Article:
In order to produce efficient conductive withdrawal of thermal energy from an electromagnetic detector, the focal plane platform on which the detector is mounted must be fabricated from a material, or composition of materials, possessing specific metallurgical properties. Ideally, these properties include high strength, a high modulus of elasticity and high thermal conductivity. Additionally, the focal plane platform must produce low thermal distortion characteristics to minimize premature detector failures.
A number of design constraints affect the design of the focal plane platform. Since the focal plane platform is a structural support member, it must have sufficient bending stiffness to minimize mechanical deflection of the electromagnetic detector and the amplifier chip. Such requirements become particularly significant when the infrared seeker assembly is subjected to intense vibration and high levels of boost-phase acceleration. Another significant design parameter is the extent to which heat is transferred through the focal plane platform.
As previously mentioned, typical photoconductive detector-arrays are most sensitive at an operating temperature of about 80° K. However, the bipolar silicon amplifier circuits, provided for electrically interfacing the detectors to remote multiplexer circuits do not operate effectively at temperatures below about 150°-200° K. Cooling the silicon amplifier circuit to the same temperature as the detector causes "freeze-out" of the dopants in the silicon, thus reducing transistor gain levels. Such "freeze-out" causes the transistors to become practically inoperative for electrically coupling the detector to the multiplexer circuit.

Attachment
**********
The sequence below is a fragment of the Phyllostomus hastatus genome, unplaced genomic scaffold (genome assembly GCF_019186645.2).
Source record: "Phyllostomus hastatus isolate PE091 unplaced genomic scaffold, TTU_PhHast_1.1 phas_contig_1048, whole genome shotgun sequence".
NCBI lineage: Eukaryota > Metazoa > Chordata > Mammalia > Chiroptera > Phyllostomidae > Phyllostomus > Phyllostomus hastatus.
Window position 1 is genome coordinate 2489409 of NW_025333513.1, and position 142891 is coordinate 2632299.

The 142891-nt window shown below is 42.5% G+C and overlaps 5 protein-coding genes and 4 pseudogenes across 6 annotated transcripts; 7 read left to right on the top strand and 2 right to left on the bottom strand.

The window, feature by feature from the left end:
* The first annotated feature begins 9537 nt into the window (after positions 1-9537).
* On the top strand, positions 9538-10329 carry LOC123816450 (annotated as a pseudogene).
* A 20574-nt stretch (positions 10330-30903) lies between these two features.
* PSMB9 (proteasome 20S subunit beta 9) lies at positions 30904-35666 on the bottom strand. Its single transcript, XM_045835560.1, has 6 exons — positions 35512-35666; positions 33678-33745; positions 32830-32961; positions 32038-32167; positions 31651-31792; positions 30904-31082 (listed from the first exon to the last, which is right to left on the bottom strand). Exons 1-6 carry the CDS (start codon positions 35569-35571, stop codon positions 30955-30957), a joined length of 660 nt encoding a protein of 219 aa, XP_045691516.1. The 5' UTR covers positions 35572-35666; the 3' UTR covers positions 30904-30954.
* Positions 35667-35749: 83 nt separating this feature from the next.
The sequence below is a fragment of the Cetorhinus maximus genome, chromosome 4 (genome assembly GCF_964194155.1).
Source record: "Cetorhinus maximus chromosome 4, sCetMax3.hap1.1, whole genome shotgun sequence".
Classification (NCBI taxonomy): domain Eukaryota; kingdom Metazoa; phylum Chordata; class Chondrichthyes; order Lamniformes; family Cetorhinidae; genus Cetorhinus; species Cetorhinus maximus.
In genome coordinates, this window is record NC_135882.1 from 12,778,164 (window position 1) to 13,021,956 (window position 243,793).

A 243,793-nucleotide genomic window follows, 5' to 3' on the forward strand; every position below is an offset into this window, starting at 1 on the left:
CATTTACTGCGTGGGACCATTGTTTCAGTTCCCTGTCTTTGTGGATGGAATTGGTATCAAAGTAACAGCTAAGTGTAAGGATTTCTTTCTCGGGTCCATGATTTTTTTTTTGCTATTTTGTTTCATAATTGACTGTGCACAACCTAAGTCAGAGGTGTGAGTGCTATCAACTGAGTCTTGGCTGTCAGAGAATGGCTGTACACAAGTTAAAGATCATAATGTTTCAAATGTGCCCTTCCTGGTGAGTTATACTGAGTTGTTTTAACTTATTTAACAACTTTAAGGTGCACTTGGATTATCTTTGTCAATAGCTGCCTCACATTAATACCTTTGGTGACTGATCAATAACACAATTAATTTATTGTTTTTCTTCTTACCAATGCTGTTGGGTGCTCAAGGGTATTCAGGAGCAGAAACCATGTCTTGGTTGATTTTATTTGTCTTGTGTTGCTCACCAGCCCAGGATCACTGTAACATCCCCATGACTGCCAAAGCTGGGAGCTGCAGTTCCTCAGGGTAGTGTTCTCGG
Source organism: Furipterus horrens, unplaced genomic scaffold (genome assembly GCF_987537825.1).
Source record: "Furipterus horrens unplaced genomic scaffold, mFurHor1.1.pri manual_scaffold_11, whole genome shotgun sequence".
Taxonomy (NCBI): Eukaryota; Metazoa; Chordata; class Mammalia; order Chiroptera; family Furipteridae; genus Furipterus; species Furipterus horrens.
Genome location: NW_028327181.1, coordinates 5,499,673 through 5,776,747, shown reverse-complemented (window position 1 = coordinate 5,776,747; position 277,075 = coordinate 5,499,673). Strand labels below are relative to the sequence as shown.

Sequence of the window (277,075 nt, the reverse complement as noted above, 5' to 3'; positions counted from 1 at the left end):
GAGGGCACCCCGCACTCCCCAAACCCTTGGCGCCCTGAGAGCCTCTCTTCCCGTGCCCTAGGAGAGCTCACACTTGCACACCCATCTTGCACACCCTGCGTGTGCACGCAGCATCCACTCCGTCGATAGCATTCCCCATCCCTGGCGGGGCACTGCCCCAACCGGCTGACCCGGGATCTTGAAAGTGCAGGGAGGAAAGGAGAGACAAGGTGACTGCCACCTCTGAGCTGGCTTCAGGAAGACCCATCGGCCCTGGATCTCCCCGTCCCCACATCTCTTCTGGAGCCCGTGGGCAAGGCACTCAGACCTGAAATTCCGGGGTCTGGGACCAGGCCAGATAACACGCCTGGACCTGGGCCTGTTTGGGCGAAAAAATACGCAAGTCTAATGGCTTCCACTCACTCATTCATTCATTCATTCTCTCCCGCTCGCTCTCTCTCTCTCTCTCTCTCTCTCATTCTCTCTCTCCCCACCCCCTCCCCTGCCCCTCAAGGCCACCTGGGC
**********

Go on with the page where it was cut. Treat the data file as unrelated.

In recent years, focal plane platforms have been fabricated from various materials. Titanium, tungsten, copper, KOVAR and beryllium have been used, but unfortunately the platforms have not been designed to thermally isolate the readout circuit from the detector under thermal cycling conditions. While such materials provide an adequate thermal heat sink for the detector, none provide the thermal isolation necessary to eliminate the freeze-out problem which can render conventional silicon readout circuits insensitive and/or inoperative.
An improved focal plane platform for use in an electromagnetic detector assembly is disclosed. The focal plane platform comprises a mounting platform fabricated from a relatively high thermally conductive material, or composite of materials. The mounting platform supports a detector and associated integrated amplification circuitry within the detector assembly. A second material having relatively low thermal conductance is disposed within one or more recesses provided in the mounting platform. The recesses are axially aligned directly under each integrated readout circuit. The second material is provided to thermally isolate the integrated amplifier "readout" circuits during cryogenic cooling of the detector.